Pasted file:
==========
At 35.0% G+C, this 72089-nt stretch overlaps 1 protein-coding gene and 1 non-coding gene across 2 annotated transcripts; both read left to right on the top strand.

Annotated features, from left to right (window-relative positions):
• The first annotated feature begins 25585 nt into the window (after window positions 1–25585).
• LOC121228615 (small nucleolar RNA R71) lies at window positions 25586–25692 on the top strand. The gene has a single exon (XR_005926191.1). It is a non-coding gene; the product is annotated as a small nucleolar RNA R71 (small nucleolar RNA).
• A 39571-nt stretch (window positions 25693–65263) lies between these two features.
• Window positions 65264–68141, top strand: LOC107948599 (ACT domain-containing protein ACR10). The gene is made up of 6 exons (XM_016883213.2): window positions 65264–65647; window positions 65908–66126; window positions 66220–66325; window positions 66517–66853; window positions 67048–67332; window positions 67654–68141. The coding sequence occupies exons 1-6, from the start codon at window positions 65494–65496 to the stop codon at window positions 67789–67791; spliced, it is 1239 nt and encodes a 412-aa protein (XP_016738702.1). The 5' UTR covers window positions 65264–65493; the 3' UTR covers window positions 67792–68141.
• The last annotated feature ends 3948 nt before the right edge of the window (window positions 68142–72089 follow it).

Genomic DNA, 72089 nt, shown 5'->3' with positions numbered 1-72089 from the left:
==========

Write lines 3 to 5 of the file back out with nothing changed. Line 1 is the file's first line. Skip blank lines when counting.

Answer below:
• The first annotated feature begins 25585 nt into the window (after window positions 1–25585).
• LOC121228615 (small nucleolar RNA R71) lies at window positions 25586–25692 on the top strand. The gene has a single exon (XR_005926191.1). It is a non-coding gene; the product is annotated as a small nucleolar RNA R71 (small nucleolar RNA).
• A 39571-nt stretch (window positions 25693–65263) lies between these two features.